CVC has a new PhD on its record!
Deep learning has drastically changed computer vision in the past decades and achieved great success in many applications, such as image classification, retrieval, detection, and segmentation thanks to the emergence of neural networks. Typically, for most applications, these networks are presented with examples from all tasks they are expected to perform. However, for many applications, this is not a realistic scenario, and an algorithm is required to learn tasks sequentially. Continual learning proposes theory and methods for this scenario.
The main challenge for continual learning systems is called catastrophic forgetting and refers to a significant drop in performance on previous tasks. To tackle this problem, three main branches of methods have been explored to alleviate the forgetting in continual learning. They are regularization-based methods, rehearsal-based methods, and parameter isolation-based methods. However, most of them are focused on image classification tasks. Continual learning of many computer vision fields has still not been well-explored. Thus, in this thesis, we extend the continual learning knowledge to meta-learning, we propose a method for the incremental learning of hierarchical relations for image classification, we explore image recognition in online continual learning, and study continual learning for cross-modal learning.
In this thesis, we explore the usage of image rehearsal when addressing the incremental meta-learning problem. Observing that existing methods fail to improve performance with saved exemplars, we propose to mix exemplars with current task data and episode-level distillation to overcome forgetting in incremental meta-learning. Next, we study a more realistic image classification scenario where each class has multiple granularity levels. Only one label is present at any time, which requires the model to infer if the provided label has a hierarchical relation with any already known label. In experiments, we show that the estimated hierarchy information can be beneficial in both the training and inference stage.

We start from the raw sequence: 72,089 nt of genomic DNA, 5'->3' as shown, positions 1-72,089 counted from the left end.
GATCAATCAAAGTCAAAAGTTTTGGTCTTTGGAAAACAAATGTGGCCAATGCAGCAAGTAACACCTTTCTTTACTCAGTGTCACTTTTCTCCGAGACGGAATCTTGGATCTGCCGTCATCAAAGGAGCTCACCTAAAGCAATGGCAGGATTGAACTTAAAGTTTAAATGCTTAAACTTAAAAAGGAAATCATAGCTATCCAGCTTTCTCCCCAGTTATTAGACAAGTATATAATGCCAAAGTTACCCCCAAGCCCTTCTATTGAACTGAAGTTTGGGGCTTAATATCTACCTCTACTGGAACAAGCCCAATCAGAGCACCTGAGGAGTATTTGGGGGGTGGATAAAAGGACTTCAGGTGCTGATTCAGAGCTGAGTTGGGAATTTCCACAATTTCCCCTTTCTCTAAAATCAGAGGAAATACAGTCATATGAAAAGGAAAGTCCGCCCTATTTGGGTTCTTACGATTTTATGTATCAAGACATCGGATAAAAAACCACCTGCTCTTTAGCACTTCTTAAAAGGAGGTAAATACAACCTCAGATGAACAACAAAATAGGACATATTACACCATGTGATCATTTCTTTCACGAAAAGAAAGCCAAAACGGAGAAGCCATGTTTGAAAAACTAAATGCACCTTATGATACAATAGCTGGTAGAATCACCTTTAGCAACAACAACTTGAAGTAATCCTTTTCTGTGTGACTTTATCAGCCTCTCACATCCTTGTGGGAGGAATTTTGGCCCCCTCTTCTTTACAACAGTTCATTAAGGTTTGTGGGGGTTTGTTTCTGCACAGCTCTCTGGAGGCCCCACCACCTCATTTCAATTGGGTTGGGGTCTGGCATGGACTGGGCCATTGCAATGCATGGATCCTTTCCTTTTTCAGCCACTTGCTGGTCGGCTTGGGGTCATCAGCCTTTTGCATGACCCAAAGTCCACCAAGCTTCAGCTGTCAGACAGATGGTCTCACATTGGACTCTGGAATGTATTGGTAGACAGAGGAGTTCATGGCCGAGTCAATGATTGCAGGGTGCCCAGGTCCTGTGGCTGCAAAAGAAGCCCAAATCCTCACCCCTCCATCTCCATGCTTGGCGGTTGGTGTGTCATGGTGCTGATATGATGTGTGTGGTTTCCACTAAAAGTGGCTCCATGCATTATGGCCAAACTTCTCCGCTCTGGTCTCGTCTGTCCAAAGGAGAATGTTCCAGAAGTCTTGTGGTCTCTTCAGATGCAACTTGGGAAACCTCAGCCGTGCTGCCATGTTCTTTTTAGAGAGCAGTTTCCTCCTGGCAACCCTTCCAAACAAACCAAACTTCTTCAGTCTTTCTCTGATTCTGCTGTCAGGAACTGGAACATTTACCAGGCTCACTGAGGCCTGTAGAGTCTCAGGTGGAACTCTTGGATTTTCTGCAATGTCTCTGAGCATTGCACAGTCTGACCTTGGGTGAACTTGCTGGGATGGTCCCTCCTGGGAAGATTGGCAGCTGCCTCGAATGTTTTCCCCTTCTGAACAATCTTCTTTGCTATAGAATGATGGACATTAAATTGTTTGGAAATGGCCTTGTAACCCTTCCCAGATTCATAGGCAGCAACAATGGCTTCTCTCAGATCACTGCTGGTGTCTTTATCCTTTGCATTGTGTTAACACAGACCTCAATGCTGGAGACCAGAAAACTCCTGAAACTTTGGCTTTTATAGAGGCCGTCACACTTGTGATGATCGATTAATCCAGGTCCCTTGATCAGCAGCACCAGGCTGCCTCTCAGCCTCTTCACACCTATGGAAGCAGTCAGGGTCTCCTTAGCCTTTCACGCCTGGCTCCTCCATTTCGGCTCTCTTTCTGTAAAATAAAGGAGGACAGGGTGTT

For the online continual learning setting, we investigate the usage of intermediate feature replay. In this case, the training samples are only observed by the model only one time. Here we fix the memory buffer for feature replay and compare the effectiveness of saving features from different layers. Finally, we investigate multi-modal continual learning, where an image encoder is cooperating with a semantic branch. We consider the continual learning of both zero-shot learning and cross-modal retrieval problems.
Keywords: continual learning, zero-shot learning, image recognition, cross-modal retrieval, few-shot learning.